By Published: Sept. 17, 2018

Stefanie Johnson

Stefanie Johnson, an associate professor of management in CU’s Leeds School of Business, studies unconscious bias in leadership. Here she discusses strategies for mitigating bias, her White House appearance and a joint project with her biologist husband.  

How did the subject of bias first draw your interest? 

In my Ph.D. program, I wanted to study a mainstream business topic, leadership. One of my first studies showed gender bias. I found some things that predicted leadership success for men predicted the opposite for women. I wanted to figure out what was causing this difference. I found the demands for a successful woman leader are greater than for a man. A woman has to demonstrate all the same levels of confidence, strength and assertiveness as a man while simultaneously maintaining her feminine gender role. So, she still has to be sensitive, caring and empathetic. 

Who’s an example of a female leader who deals with criticisms? 

Hillary Clinton. People say she’s too masculine with her pantsuits, for example. Hillary is super smart, but she’s just not very likeable. That’s what I found in my study — women have to be both likeable and effective in order to be successful. If people don’t like you, you’re never going to make it to the top.

What classes are you teaching? 

I teach “Critical Leadership Skills” and a class called “Women in Business.” 

How do students respond when they learn about unconscious bias? 

My students for the most part are open to hearing about bias; they just don’t want to believe it’s true. In fact, when you tell women and minorities there is bias against them, it actually hurts their self-esteem. It’s worse to admit you’re being discriminated against because of your race or gender, because you can never change that. But after the #MeToo movement, people’s consciousness is raised. Clearly there’s not equality if sexual harassment is so rampant in organizations.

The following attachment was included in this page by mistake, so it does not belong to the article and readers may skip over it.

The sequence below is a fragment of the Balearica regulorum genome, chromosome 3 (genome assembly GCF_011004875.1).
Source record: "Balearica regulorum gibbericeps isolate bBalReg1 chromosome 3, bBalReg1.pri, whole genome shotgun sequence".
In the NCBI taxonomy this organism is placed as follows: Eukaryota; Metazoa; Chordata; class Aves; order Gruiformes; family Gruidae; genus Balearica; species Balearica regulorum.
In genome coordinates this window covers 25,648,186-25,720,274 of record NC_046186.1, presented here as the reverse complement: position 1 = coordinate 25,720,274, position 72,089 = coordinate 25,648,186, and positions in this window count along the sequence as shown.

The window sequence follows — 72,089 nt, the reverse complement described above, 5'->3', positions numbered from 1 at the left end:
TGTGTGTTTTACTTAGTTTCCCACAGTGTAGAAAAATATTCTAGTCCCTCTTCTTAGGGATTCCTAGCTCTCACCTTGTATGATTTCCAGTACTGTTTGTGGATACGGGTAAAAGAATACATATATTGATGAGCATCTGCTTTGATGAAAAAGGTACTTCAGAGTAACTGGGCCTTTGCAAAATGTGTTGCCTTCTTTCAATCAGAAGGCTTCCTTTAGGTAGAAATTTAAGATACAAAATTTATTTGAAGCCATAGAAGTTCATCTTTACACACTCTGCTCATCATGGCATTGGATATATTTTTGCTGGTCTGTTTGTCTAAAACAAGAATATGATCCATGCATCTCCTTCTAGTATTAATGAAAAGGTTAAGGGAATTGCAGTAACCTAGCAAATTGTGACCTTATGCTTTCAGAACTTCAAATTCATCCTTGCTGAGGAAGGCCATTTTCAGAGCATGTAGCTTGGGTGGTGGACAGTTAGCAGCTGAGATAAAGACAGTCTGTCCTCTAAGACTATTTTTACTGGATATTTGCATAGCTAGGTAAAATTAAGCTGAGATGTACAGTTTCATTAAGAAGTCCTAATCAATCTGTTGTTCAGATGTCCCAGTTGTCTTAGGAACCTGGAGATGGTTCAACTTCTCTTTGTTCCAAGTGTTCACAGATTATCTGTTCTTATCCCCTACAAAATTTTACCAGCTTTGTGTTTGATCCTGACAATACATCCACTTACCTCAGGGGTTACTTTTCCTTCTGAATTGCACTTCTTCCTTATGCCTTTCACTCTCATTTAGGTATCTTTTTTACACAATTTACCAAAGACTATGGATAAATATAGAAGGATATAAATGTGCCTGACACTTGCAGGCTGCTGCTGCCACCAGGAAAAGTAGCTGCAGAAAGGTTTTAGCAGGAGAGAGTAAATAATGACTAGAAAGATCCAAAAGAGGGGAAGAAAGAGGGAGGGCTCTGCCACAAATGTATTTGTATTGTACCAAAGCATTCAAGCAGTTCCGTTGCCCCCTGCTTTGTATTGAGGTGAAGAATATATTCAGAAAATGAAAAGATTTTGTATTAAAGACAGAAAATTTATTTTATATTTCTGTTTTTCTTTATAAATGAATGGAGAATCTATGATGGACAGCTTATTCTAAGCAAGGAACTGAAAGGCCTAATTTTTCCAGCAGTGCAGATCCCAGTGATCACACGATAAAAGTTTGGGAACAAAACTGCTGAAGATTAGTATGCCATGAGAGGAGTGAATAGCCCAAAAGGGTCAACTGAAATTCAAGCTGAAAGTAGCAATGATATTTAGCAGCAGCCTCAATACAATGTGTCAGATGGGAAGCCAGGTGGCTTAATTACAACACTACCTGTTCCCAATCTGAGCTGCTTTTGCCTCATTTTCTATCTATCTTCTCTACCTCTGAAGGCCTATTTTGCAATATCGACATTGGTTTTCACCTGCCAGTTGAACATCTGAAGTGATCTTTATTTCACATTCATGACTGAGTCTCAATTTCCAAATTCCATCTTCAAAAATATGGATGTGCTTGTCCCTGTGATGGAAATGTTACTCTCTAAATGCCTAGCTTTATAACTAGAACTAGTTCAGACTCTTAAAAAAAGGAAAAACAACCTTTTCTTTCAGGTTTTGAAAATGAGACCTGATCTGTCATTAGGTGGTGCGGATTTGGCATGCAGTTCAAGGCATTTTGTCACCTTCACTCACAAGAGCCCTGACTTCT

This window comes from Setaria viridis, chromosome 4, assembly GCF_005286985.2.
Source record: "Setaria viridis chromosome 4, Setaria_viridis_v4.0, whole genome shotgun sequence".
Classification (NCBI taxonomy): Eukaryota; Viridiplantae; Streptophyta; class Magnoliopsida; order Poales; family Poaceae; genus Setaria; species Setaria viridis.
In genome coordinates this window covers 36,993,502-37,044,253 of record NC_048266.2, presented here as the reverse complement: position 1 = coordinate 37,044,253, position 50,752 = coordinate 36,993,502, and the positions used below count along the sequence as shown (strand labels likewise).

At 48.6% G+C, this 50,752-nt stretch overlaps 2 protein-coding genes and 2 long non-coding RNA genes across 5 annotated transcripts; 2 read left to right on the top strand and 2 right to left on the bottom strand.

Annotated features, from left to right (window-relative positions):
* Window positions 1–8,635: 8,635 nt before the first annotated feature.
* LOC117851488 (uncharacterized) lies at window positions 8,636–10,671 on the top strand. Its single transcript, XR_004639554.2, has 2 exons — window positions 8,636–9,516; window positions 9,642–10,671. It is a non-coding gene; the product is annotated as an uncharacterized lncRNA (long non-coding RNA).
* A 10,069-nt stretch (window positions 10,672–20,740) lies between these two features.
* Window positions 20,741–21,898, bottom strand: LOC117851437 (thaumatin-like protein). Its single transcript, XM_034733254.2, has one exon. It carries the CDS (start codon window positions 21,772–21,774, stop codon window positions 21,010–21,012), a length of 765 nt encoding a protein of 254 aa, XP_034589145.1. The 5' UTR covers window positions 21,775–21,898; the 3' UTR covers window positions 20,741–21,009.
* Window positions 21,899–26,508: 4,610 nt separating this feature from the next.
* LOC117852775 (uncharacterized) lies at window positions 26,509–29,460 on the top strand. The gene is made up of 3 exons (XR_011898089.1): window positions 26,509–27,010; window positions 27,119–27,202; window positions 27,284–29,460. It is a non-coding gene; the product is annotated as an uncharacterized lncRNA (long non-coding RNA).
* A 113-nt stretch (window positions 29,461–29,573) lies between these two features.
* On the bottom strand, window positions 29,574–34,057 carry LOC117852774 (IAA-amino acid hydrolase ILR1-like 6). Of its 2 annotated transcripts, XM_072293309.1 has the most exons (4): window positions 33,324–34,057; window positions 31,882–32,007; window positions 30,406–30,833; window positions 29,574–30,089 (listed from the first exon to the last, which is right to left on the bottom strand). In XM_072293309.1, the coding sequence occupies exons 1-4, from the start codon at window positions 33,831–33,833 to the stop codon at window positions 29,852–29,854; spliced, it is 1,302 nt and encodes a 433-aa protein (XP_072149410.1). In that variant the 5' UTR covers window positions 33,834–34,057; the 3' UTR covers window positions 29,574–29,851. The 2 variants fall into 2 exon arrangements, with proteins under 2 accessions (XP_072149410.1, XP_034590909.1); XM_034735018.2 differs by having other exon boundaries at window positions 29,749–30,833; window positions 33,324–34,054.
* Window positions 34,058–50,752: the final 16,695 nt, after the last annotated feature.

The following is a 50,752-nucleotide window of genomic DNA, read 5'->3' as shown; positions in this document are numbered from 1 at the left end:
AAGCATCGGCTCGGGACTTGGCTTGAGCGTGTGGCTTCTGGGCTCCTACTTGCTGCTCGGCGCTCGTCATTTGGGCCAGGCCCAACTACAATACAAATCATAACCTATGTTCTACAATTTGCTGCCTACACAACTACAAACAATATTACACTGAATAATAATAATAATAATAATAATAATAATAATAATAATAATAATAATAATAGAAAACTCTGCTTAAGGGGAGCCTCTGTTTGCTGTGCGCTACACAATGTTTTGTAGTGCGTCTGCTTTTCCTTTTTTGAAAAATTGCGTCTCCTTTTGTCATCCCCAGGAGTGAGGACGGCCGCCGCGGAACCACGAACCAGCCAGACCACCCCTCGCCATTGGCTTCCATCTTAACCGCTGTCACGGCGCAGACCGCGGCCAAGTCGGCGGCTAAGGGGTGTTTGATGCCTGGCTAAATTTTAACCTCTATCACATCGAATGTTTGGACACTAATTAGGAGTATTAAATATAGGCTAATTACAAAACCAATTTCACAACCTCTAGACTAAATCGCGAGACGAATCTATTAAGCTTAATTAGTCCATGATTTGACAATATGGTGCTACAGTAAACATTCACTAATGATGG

How does unconscious bias affect our leadership in a workplace?

Our leaders still look a lot like prototype leaders. Ninety percent of Fortune 500 CEOs are white men. There’s more CEOs named John and David than there are women in the S&P 500. It’s going to take purposeful effort to change the way things are.

Is there a way to combat bias when hiring? 

I advocate for blinding, which is taking names off résumés. If you do that, you’re more likely to have more women and minorities appear in your hiring pool. I recommend setting targets for diversity and measuring your progress. If you’re not benchmarking against what the best companies are doing, you’re falling behind.

What advice do you give minorities seeking leadership positions?

Following on Sheryl Sandberg’s advice, you have to apply. No one is going to force you to do it, and women and minorities only tend to apply if they think they have 100 percent of the qualifications. You just have to put yourself out there.

You spoke in the White House in 2016 at a diversity summit. What was that like? 

It was awesome. People were there primarily from Fortune 500 companies. One of the things I talked about is the idea of two in the pool: If you interview one woman or one minority, they’re never going to be hired. You shouldn’t bother interviewing just one woman or minority. You might as well do zero or include at least two. 

Your husband, Pieter Johnson, also works at CU Boulder, as a biology professor. Talk about the project you worked on together.  

We published a paper on the toxoplasma gondii parasite and its relation to entrepreneurship. Toxoplasma is the cat parasite that causes mice to act riskier if they get it. Humans carry it — 20 percent of the U.S. population — but people don’t often study the effects on humans. We collected data from 2,000 students and found business students were significantly more likely to have toxoplasma, particularly entrepreneurship students. Then we went to entrepreneur events and swabbed their saliva along with others who were in the same place but weren’t entrepreneurs. The entrepreneurs were significantly more likely to have toxoplasma. We’ve decided that toxoplasma makes you more likely to be an entrepreneur! 


Condensed and edited. 

Photo by Glenn Asakawa